First, it is still damnably hot in Georgia.
Second, I am horribly out of shape.
Yoda likes to invent games that somehow involve me going farther and farther to retrieve the ball. At one point, he even suggested that we play a version of tag football, whereby I would have to run and tag him before he got to a certain point.
Honey, my runner broke a long time ago. That mechanism has moved from the repair aisle and into the probably-will-have-to-be-replaced-at-some-time queue. I don’t run.
Sitting on the couch last night with a warming pad on my back and wondering if I should be icing my throwing arm had me thinking about this sad state of affairs. How did it come to this?
Back in the dark ages of my youth, I loved to run. Tag was pure joy, running and cutting sharp corners to avoid the touch of whomever was “it”. I competed on track teams and ran in dashes. The field would back up when I came to plate. I would run just for the heck of it, not for the Jim Fixx exercise revolution of it (he died of a coronary after a run, you know).
But somewhere in the midst of adolescent angst and bodily changes, I lost my inclination to run. Oh, I would run occasionally, playing a poor excuse of tag with my niece, nephews and eventually my own daughter, but nothing of my former running glory.
A couple of years ago I tried the whole running on the treadmill at the gym thing. Yeah, didn’t like that activity. Nothing worse than plodding along, nose dripping and sweat rivers all over then looking over and seeing one of those compact, spandex wearing, toned bodied yuppies running at twice my speed and still not mouth breathing.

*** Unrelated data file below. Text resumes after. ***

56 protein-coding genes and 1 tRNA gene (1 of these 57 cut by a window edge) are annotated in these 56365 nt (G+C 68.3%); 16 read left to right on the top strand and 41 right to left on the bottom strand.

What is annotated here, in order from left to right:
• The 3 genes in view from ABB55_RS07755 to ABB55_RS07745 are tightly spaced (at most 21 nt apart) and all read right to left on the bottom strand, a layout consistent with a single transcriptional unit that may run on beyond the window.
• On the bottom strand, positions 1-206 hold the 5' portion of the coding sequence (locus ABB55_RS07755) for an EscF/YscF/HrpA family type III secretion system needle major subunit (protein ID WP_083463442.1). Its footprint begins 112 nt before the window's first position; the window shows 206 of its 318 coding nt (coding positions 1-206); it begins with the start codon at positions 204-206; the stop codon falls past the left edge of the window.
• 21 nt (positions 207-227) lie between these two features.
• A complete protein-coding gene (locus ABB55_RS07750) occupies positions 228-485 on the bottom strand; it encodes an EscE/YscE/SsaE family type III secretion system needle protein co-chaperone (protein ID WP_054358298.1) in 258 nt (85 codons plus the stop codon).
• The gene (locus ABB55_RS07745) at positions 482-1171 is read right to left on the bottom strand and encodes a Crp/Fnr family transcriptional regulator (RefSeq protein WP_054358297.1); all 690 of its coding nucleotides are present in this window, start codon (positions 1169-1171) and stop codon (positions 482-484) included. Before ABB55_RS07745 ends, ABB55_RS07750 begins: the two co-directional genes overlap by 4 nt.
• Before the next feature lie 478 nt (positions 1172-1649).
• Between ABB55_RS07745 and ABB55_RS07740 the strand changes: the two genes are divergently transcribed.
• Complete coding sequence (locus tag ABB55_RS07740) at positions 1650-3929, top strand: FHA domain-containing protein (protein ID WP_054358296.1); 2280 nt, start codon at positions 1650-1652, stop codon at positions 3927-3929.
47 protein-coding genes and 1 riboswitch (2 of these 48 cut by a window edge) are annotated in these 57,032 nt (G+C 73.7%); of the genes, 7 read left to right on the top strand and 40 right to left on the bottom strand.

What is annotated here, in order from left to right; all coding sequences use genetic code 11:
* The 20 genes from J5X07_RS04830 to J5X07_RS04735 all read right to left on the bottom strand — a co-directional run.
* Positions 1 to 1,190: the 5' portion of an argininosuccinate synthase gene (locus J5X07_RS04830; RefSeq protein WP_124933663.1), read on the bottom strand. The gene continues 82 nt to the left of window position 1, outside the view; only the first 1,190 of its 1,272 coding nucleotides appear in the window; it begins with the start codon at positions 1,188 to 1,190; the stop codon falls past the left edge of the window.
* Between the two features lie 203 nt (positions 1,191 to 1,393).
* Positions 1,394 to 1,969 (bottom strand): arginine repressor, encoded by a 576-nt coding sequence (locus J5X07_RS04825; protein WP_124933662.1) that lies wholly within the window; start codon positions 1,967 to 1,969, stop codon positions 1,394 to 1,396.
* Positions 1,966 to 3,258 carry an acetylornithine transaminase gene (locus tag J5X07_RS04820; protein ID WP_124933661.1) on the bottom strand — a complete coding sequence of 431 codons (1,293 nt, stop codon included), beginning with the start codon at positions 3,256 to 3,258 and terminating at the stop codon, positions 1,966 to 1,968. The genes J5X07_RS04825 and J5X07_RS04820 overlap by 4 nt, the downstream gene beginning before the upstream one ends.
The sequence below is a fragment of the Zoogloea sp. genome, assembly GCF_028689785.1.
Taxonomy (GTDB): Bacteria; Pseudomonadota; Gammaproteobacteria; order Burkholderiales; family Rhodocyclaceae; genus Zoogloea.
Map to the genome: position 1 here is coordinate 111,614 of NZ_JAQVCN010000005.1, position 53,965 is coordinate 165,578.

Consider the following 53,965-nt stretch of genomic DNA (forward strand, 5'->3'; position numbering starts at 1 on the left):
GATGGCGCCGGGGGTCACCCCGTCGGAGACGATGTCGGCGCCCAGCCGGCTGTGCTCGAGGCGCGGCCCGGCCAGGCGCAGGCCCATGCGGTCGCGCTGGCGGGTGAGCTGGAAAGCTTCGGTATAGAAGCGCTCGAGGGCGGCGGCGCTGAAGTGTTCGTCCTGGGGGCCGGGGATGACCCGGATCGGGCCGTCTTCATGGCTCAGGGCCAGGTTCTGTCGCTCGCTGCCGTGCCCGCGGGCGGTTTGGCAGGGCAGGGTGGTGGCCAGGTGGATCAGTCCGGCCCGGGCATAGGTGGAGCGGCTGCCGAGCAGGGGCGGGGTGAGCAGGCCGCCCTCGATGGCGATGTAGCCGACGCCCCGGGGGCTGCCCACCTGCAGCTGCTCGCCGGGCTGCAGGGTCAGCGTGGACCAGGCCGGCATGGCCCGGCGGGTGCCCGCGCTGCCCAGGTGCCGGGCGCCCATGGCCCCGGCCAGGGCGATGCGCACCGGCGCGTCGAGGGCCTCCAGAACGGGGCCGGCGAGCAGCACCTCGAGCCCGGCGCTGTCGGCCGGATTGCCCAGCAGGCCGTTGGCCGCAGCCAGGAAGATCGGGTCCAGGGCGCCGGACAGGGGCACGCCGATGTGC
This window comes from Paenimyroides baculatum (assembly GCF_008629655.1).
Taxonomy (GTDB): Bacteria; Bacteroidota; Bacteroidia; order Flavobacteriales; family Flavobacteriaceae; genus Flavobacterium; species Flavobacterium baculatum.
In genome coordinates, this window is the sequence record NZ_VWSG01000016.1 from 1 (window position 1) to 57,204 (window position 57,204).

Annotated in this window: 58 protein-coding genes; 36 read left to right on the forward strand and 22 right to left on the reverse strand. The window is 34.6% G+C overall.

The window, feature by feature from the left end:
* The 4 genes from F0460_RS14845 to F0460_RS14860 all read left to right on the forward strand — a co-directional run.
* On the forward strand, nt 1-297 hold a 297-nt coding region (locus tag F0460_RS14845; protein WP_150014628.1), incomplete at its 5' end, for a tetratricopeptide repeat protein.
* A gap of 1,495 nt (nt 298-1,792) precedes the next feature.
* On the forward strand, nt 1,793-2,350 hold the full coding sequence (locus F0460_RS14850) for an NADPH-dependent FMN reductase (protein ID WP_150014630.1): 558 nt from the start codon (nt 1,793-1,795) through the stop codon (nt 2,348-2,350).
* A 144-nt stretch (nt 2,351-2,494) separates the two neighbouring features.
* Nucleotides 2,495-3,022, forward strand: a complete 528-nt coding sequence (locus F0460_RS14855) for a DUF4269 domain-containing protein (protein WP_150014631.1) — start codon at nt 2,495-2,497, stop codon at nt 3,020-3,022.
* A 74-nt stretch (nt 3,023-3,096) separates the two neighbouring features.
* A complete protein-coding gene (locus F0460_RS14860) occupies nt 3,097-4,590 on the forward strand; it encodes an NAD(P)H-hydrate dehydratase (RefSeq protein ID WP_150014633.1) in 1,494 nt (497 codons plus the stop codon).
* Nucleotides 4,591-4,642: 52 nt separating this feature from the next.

Three surgeries on my foot haven’t helped my running cause either, but even without those I believe my runner would have remained broken. It takes a lot to motivate me in that direction.
Days at the park sometimes have me wishing that I would do something about my broken runner. The thought of the pure physical freedom to run without hesitation or fear of bodily injury does make me smile. But the idea of what I’d have to do to accomplish it makes me shudder.
So, I shall continue to stock up on heating pads and pain relievers, listening to my Tin Man knees and doing the Quasimodo walk after sitting for more than five minutes, until I can stand them no more, which might be coming sooner than I thought.
Yoda just got two “real” baseball mitts.
What my Mom taught me:
Religion – “You better pray that comes out of the carpet”
Logic – “Because I said so, that’s why”
Irony – “Keep crying and I’ll give you something to cry about”
Wisdom – “When you get to my age you’ll understand”
Justice – “One day you’ll have kids, I hope they turn out just like you!!”
Moms or any parental unit for that matter, really don’t realize what power they have over their children or how literal those same kids can be.
Bashert tells the story of the time their father told her sister to “stand right there” in the store. He moved on to the next aisle and she didn’t. It took him several aisles to realize that she hadn’t moved with him – she stood ‘right there’.